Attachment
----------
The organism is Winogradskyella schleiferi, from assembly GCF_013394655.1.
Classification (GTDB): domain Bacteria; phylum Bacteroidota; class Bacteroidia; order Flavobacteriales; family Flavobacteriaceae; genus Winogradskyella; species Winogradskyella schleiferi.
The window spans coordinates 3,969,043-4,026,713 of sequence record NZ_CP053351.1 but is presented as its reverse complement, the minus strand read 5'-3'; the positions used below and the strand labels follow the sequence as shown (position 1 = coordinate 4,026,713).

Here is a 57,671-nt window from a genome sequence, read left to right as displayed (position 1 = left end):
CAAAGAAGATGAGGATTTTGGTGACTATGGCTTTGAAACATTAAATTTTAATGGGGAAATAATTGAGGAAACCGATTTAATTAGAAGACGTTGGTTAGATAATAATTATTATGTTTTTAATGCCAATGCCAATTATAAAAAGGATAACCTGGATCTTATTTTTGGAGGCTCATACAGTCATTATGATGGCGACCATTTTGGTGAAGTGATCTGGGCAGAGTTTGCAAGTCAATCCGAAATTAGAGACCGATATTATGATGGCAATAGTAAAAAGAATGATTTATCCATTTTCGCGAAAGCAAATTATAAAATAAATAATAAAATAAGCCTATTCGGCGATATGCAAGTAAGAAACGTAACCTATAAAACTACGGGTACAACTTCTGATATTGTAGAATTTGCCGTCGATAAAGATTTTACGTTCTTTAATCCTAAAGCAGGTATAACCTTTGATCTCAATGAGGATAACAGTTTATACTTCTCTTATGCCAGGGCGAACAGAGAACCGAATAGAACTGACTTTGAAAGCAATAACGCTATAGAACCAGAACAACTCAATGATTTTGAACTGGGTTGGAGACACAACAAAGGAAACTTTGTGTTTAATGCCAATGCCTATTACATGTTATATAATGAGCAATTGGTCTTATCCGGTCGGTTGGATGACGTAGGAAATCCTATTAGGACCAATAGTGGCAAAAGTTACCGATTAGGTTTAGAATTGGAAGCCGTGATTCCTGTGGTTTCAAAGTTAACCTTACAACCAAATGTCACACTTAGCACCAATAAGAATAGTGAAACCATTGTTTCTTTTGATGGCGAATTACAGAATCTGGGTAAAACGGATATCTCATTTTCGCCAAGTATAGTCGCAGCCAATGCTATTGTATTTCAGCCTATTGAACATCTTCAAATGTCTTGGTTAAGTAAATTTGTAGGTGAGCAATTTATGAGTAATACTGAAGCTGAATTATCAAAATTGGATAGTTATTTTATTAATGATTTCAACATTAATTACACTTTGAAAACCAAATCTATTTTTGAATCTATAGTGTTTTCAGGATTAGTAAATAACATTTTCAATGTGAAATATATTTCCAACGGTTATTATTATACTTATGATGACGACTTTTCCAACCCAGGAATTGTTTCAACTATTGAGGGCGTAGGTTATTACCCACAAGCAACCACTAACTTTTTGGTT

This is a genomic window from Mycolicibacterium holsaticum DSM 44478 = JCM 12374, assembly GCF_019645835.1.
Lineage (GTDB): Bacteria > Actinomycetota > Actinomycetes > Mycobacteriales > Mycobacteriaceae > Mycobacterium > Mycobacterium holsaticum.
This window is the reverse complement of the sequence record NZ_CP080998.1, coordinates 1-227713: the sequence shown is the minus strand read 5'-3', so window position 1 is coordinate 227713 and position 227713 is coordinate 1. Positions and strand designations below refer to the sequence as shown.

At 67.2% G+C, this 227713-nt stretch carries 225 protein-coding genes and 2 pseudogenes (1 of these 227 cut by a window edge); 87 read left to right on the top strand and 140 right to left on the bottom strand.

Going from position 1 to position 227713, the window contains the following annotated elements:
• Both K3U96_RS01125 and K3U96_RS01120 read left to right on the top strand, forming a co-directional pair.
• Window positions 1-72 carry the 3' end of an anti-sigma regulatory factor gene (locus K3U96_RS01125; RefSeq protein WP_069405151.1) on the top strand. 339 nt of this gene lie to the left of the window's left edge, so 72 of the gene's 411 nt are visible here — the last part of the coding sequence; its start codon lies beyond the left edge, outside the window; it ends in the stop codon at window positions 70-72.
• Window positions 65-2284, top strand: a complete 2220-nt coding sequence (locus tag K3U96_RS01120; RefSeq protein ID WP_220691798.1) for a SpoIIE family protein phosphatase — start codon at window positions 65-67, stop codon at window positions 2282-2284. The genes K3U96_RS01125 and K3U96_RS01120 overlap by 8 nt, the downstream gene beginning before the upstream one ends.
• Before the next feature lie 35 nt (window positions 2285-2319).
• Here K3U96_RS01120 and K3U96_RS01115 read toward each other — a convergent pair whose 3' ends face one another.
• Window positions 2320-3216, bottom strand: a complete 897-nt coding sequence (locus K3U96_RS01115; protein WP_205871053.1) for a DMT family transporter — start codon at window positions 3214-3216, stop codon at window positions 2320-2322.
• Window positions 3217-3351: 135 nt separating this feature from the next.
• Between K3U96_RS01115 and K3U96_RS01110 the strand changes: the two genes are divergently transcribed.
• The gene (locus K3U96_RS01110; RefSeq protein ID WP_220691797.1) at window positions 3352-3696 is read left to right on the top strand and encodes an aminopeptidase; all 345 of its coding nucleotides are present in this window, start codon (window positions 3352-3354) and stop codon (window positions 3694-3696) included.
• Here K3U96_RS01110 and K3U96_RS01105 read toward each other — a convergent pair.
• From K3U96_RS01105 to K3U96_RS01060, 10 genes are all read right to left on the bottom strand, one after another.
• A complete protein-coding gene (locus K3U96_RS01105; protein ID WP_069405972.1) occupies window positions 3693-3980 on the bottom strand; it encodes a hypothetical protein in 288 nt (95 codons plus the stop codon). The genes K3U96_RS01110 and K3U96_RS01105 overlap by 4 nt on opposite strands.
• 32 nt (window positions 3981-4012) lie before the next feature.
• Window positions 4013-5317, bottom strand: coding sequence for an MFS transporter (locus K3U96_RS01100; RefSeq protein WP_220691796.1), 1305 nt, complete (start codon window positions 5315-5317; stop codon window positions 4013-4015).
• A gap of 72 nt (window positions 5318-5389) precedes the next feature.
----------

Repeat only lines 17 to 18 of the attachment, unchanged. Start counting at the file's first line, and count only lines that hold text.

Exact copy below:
• Window positions 3217-3351: 135 nt separating this feature from the next.
• Between K3U96_RS01115 and K3U96_RS01110 the strand changes: the two genes are divergently transcribed.